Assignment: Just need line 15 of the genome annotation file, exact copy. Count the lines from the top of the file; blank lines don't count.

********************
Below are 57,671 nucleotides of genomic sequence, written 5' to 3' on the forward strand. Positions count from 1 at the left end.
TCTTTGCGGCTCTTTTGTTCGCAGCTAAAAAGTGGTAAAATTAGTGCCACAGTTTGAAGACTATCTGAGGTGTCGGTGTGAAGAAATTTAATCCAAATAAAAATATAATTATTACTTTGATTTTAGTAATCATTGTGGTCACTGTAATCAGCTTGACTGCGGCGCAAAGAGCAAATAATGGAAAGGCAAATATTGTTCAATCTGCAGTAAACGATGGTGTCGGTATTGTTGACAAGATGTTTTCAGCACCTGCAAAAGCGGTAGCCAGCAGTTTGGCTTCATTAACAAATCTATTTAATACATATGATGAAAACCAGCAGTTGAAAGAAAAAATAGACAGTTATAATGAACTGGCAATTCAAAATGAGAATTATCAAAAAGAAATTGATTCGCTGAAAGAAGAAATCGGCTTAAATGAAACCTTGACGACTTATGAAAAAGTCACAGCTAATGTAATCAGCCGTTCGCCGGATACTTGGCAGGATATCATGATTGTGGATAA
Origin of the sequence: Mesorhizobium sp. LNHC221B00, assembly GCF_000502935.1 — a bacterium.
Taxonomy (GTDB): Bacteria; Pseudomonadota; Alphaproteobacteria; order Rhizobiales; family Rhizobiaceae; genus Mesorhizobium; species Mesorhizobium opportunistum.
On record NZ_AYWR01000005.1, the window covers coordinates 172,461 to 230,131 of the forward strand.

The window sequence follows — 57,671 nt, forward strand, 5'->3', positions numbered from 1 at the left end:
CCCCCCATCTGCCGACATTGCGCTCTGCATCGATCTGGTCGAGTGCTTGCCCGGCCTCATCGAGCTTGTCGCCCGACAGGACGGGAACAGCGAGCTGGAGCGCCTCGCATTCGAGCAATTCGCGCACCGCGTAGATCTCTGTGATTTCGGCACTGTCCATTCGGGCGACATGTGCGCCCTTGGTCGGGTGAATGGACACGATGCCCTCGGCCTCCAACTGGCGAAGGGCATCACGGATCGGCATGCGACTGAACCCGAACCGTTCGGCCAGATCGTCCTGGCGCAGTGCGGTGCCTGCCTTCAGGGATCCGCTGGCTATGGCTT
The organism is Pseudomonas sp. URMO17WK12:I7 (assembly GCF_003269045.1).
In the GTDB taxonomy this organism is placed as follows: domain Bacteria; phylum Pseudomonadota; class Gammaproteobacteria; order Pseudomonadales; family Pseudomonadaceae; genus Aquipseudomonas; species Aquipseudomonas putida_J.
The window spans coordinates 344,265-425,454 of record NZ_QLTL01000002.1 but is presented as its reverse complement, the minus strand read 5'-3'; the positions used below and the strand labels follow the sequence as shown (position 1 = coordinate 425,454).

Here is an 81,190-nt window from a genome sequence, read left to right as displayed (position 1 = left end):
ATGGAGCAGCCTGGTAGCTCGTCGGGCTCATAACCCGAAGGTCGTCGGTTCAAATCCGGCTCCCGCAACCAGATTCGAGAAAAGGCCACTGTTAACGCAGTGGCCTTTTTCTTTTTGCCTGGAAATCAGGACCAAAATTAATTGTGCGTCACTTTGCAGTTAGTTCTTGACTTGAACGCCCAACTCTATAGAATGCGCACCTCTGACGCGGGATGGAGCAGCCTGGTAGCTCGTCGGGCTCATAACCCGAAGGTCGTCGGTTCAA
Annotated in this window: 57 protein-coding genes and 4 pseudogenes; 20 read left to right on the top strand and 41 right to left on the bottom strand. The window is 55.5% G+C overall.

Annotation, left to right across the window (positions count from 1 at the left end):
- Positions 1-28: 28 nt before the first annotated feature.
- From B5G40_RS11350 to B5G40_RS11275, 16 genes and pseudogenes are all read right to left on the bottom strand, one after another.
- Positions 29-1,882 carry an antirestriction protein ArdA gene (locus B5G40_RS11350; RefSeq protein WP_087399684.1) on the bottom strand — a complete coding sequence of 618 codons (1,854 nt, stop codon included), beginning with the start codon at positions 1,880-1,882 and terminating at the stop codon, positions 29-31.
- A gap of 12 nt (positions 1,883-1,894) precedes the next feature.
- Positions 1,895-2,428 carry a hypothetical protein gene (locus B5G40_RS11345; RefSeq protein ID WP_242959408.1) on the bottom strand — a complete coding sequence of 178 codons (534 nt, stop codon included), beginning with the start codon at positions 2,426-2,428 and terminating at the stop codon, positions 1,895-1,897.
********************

- Positions 1-28: 28 nt before the first annotated feature.